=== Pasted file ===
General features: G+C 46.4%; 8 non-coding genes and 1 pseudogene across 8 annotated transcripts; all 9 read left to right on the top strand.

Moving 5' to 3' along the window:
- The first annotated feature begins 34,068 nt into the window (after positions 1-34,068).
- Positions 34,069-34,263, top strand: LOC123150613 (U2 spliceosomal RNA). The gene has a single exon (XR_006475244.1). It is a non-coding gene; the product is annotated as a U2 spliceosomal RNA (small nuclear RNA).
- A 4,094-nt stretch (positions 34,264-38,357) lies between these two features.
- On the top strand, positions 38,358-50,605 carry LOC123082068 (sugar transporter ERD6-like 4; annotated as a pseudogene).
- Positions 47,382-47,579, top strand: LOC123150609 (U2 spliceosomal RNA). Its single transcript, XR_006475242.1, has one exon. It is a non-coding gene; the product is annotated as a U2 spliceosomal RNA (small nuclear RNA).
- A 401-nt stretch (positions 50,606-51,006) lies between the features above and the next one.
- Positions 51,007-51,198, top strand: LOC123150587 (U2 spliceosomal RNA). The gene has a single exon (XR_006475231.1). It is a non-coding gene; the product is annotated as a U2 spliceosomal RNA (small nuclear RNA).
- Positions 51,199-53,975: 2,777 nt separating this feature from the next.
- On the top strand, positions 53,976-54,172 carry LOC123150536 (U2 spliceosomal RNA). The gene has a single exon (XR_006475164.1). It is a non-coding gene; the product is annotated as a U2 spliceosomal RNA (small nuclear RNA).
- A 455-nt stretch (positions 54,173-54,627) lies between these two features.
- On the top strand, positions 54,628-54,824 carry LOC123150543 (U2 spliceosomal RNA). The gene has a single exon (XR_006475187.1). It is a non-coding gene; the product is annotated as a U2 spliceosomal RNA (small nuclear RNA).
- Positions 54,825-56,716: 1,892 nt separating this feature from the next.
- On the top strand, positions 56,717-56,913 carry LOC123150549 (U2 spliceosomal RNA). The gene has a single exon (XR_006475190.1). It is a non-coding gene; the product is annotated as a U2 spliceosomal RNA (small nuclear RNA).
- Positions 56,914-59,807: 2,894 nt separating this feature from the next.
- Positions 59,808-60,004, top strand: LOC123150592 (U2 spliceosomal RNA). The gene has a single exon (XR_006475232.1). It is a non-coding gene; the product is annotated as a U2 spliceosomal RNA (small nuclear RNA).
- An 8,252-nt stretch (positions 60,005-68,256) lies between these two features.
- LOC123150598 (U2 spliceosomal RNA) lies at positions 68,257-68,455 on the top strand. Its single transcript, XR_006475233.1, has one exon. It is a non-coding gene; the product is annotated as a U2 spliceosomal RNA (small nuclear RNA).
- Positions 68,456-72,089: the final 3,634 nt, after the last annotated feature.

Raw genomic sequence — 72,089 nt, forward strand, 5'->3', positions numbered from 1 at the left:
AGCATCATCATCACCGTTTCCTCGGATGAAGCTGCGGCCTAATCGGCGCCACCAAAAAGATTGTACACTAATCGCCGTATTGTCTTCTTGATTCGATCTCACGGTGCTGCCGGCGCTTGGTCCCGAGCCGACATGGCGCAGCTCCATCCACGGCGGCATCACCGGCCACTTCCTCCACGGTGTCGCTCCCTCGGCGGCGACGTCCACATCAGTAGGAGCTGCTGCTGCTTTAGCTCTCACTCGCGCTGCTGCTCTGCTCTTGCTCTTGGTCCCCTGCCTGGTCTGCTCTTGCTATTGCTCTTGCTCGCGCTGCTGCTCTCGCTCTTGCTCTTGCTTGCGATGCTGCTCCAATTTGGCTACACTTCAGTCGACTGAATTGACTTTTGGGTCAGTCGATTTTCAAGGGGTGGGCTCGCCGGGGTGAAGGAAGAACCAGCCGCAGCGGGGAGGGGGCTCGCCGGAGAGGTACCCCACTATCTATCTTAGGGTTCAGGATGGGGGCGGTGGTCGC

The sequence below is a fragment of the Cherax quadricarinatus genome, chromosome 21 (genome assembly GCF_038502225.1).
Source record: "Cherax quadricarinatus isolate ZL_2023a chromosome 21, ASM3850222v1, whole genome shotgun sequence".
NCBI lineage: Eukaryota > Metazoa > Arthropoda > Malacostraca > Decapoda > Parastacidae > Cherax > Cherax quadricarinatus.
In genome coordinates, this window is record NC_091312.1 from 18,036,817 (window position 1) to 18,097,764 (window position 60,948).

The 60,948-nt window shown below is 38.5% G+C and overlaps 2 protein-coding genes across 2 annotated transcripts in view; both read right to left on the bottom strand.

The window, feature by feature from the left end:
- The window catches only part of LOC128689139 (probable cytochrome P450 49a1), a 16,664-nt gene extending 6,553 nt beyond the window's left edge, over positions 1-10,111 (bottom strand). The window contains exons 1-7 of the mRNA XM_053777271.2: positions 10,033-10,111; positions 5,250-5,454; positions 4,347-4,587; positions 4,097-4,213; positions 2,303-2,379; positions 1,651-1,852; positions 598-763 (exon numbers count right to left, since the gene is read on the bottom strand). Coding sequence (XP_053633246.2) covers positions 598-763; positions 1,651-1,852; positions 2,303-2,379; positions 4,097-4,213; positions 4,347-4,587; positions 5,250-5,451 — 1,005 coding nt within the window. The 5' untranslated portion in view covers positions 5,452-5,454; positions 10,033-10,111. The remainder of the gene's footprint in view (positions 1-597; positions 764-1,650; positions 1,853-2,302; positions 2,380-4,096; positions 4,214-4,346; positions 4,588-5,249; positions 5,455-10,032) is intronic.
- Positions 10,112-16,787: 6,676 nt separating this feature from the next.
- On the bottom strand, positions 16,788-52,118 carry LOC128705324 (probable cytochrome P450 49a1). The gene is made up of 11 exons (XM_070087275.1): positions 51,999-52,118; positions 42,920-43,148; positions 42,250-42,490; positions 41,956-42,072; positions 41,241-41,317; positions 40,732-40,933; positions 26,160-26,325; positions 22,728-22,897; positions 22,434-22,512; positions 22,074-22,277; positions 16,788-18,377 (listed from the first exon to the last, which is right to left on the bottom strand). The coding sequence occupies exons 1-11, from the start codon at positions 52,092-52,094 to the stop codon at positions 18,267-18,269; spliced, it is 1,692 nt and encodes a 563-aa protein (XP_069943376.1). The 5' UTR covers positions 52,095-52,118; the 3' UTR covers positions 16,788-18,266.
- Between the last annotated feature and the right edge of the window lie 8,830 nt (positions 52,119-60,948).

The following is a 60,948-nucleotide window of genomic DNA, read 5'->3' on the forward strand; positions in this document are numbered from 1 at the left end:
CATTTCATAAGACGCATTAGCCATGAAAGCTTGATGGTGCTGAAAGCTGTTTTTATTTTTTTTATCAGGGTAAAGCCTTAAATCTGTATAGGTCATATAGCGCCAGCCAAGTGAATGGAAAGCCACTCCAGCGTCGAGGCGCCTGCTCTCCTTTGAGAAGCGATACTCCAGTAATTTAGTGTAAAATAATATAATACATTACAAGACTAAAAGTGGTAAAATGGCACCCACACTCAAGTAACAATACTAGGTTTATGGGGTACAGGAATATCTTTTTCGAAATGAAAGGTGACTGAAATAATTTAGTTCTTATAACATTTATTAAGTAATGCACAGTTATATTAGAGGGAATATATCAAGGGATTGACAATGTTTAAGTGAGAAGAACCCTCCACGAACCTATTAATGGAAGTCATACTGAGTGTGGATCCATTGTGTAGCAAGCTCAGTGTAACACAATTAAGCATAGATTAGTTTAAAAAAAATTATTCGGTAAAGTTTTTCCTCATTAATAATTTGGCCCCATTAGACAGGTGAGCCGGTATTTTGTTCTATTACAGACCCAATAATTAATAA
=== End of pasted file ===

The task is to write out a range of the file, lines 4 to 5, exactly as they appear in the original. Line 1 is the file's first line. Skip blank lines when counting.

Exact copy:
- Positions 34,069-34,263, top strand: LOC123150613 (U2 spliceosomal RNA). The gene has a single exon (XR_006475244.1). It is a non-coding gene; the product is annotated as a U2 spliceosomal RNA (small nuclear RNA).
- A 4,094-nt stretch (positions 34,264-38,357) lies between these two features.